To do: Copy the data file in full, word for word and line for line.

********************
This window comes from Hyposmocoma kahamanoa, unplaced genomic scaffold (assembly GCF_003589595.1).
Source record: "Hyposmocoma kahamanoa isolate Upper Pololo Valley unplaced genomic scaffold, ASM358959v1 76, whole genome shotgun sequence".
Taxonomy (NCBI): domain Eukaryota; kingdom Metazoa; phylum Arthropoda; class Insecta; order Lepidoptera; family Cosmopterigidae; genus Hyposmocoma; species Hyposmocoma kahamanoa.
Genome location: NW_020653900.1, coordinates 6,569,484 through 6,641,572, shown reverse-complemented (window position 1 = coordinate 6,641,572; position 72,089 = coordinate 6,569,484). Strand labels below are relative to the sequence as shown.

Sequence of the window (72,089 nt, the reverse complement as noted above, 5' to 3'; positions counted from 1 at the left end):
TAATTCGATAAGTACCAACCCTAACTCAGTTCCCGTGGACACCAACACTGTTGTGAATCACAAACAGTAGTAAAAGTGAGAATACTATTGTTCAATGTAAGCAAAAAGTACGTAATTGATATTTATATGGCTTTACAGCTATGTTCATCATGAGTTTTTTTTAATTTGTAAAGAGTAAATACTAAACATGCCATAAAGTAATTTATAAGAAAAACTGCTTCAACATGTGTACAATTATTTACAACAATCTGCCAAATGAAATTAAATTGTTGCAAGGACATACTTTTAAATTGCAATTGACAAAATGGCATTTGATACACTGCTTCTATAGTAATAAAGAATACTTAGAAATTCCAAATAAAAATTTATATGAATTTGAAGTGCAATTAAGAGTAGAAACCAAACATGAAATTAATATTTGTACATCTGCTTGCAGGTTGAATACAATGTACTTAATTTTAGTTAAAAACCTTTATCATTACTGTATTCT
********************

This window comes from Hyposmocoma kahamanoa, unplaced genomic scaffold (assembly GCF_003589595.1).
Source record: "Hyposmocoma kahamanoa isolate Upper Pololo Valley unplaced genomic scaffold, ASM358959v1 76, whole genome shotgun sequence".
Taxonomy (NCBI): domain Eukaryota; kingdom Metazoa; phylum Arthropoda; class Insecta; order Lepidoptera; family Cosmopterigidae; genus Hyposmocoma; species Hyposmocoma kahamanoa.
Genome location: NW_020653900.1, coordinates 6,569,484 through 6,641,572, shown reverse-complemented (window position 1 = coordinate 6,641,572; position 72,089 = coordinate 6,569,484). Strand labels below are relative to the sequence as shown.

Sequence of the window (72,089 nt, the reverse complement as noted above, 5' to 3'; positions counted from 1 at the left end):
TAATTCGATAAGTACCAACCCTAACTCAGTTCCCGTGGACACCAACACTGTTGTGAATCACAAACAGTAGTAAAAGTGAGAATACTATTGTTCAATGTAAGCAAAAAGTACGTAATTGATATTTATATGGCTTTACAGCTATGTTCATCATGAGTTTTTTTTAATTTGTAAAGAGTAAATACTAAACATGCCATAAAGTAATTTATAAGAAAAACTGCTTCAACATGTGTACAATTATTTACAACAATCTGCCAAATGAAATTAAATTGTTGCAAGGACATACTTTTAAATTGCAATTGACAAAATGGCATTTGATACACTGCTTCTATAGTAATAAAGAATACTTAGAAATTCCAAATAAAAATTTATATGAATTTGAAGTGCAATTAAGAGTAGAAACCAAACATGAAATTAATATTTGTACATCTGCTTGCAGGTTGAATACAATGTACTTAATTTTAGTTAAAAACCTTTATCATTACTGTATTCT